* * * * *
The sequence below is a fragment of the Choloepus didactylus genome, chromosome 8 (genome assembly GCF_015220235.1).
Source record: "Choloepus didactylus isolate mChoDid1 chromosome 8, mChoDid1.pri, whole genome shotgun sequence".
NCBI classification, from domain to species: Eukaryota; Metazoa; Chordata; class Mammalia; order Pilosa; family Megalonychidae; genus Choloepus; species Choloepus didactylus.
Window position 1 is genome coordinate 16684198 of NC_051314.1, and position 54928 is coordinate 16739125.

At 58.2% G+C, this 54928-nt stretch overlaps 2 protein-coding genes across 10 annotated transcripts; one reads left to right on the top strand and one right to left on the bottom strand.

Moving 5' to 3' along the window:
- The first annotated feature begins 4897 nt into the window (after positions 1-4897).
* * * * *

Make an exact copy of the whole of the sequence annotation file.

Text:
The sequence below is a fragment of the Choloepus didactylus genome, chromosome 8 (genome assembly GCF_015220235.1).
Source record: "Choloepus didactylus isolate mChoDid1 chromosome 8, mChoDid1.pri, whole genome shotgun sequence".
NCBI classification, from domain to species: Eukaryota; Metazoa; Chordata; class Mammalia; order Pilosa; family Megalonychidae; genus Choloepus; species Choloepus didactylus.
Window position 1 is genome coordinate 16684198 of NC_051314.1, and position 54928 is coordinate 16739125.

At 58.2% G+C, this 54928-nt stretch overlaps 2 protein-coding genes across 10 annotated transcripts; one reads left to right on the top strand and one right to left on the bottom strand.

Moving 5' to 3' along the window:
- The first annotated feature begins 4897 nt into the window (after positions 1-4897).